- Shanghai gauge crosses level seen signaling turnaround
- Shares running into greater resistance, strategist says
Chinese stocks retreated from a three-month high, with materials and energy companies leading the drop, amid signs that recent gains by the market were excessive.
The Shanghai Composite Index fell 0.2 percent, halting a three-day advance, after trade data signaled sluggish consumer demand in the world’s second-largest economy. Jiangxi Copper Co. paced metal shares lower after rising to this year’s highest level. The mainland benchmark gauge’s 14-day relative-strength index surpassed 70 on Wednesday for the first time since just before last summer’s $5 trillion rout.
Official data released Wednesday showed a bigger-than-expected decline in imports, which suggests that domestic demand is still weak, according to Australia & New Zealand Banking Group Ltd. China is set to report second-quarter gross domestic product data Friday, with economists predicting an expansion of 6.6 percent, which would be the slowest since 2009.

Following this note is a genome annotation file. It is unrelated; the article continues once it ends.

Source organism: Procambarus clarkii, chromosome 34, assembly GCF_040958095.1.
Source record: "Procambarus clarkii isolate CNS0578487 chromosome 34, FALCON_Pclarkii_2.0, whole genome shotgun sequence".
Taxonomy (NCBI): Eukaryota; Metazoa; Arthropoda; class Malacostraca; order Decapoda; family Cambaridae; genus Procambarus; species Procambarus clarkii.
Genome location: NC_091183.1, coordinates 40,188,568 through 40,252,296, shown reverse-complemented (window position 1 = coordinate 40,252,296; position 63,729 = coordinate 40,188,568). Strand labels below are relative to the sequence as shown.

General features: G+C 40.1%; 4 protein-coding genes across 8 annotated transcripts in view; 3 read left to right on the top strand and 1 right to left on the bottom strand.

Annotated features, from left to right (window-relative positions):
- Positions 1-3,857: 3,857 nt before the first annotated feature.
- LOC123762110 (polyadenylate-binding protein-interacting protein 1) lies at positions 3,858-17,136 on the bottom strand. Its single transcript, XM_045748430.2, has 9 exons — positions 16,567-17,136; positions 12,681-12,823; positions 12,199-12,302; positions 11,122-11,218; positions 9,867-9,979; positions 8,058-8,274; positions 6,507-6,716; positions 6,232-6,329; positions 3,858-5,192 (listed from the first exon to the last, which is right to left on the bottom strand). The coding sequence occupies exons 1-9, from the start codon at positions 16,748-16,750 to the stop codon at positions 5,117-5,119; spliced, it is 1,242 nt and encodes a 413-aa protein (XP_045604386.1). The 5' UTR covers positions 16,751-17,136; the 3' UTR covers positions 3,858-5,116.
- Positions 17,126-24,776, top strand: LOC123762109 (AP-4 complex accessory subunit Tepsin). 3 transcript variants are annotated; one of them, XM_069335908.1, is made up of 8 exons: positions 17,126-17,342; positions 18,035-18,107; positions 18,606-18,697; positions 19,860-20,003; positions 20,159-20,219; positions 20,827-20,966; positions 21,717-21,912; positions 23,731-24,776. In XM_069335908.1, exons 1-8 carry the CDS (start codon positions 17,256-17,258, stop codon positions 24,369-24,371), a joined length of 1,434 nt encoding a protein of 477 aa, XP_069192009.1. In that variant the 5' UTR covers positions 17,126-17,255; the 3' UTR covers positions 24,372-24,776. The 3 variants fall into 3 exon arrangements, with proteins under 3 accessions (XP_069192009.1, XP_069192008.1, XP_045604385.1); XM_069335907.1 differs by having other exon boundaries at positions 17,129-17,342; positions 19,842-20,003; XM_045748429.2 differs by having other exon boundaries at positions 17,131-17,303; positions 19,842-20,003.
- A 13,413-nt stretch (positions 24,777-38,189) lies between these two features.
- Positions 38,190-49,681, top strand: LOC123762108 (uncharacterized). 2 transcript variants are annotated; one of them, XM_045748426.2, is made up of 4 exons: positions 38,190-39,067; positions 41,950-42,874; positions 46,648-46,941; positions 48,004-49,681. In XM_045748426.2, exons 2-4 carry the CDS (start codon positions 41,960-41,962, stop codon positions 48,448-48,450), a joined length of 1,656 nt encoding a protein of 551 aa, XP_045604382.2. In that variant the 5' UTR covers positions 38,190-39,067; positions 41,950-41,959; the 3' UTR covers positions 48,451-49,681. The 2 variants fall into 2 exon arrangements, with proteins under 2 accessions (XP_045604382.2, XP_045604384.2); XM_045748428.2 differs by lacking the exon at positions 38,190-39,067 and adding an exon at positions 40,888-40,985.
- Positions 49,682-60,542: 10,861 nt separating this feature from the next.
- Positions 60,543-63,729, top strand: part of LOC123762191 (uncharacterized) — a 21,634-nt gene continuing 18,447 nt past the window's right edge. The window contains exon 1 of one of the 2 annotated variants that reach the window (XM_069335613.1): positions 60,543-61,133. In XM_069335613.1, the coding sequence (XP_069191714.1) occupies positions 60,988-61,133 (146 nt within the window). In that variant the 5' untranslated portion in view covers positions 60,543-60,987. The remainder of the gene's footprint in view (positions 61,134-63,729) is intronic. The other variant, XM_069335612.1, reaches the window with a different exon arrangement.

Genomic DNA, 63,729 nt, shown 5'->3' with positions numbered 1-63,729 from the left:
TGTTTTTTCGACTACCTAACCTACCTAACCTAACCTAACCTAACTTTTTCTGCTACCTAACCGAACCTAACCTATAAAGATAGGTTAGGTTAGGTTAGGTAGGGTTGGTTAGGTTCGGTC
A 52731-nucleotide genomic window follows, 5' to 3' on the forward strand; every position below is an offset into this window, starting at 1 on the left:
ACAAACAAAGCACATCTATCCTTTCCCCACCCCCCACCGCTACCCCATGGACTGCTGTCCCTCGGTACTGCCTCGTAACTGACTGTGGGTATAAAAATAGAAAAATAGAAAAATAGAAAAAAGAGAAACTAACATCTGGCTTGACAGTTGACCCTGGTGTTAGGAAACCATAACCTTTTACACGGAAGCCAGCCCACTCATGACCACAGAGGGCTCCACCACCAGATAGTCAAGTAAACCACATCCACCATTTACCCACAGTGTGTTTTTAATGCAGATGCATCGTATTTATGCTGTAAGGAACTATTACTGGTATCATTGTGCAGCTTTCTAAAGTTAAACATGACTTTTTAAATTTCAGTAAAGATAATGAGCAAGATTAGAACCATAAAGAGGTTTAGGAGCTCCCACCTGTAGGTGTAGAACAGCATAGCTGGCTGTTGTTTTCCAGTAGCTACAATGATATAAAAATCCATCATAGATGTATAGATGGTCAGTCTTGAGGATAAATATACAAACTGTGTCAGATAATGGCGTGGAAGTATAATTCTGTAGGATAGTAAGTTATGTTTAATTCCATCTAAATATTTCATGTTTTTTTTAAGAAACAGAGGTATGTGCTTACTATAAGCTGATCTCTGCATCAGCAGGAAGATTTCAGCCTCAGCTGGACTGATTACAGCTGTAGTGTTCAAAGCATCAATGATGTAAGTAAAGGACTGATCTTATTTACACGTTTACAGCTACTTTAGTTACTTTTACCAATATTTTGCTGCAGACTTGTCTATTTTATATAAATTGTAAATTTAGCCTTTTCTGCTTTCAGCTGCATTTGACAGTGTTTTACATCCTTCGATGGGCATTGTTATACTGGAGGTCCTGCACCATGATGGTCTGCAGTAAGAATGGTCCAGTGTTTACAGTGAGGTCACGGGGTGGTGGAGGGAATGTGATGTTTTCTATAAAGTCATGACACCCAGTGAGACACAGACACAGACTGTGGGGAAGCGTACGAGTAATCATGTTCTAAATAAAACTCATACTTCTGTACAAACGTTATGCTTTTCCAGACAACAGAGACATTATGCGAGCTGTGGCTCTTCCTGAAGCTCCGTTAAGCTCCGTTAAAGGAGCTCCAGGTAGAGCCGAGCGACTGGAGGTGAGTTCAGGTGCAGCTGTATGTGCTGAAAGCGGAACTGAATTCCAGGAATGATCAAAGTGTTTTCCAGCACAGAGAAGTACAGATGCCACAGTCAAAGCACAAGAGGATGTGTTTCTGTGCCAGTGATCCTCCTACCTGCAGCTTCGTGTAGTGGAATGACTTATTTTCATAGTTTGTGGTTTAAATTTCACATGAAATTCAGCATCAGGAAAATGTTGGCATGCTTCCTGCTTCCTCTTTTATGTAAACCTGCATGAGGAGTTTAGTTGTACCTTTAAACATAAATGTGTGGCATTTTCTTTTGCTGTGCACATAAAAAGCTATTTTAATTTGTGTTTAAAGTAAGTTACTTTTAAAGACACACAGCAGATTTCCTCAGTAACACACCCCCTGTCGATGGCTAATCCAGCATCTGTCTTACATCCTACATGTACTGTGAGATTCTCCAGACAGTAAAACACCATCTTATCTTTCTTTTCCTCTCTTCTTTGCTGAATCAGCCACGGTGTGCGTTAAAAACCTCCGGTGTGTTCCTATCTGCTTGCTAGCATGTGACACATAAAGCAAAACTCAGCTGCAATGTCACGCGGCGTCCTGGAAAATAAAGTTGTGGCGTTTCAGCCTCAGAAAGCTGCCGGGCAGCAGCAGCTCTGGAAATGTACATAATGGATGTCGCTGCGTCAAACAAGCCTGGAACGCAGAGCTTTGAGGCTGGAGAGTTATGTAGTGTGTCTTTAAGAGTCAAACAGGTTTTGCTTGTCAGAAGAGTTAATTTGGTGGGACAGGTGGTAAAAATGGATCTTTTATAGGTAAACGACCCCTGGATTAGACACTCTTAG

“As it edges up, the market is running into greater and greater resistance,” said Shen Zhengyang, a strategist at Northeast Securities Co. in Shanghai. “China is unlikely to further boost money supply even if global central banks start a new round of easing, while the Chinese economy is not improving in the near term.”
The Shanghai Composite, which closed at 3,054.02, has risen 5.6 percent since June 23, when the U.K. voted to leave the European Union, placing the gauge among the top 5 gainers among 94 global benchmarks tracked by Bloomberg. The Hang Seng China Enterprises Index and the Hang Seng Index climbed 1.1 percent in Hong Kong.
Jiangxi Copper and and China Molybdenum Co. fell at least 2.3 percent on the mainland. Sinopec Oilfield Service Corp. sank 2.8 percent after saying Tuesday that expects a wider net loss for the first half. Shaanxi Coal Industry Co. dropped 2.3 percent.
A lack of capital inflows is spurring investors to move between the A-share market’s sectors, said Shen of Northeast Securities. "Money is rotating out of energy and material stocks, which have had decent rallies, into new-economy growth companies," he said.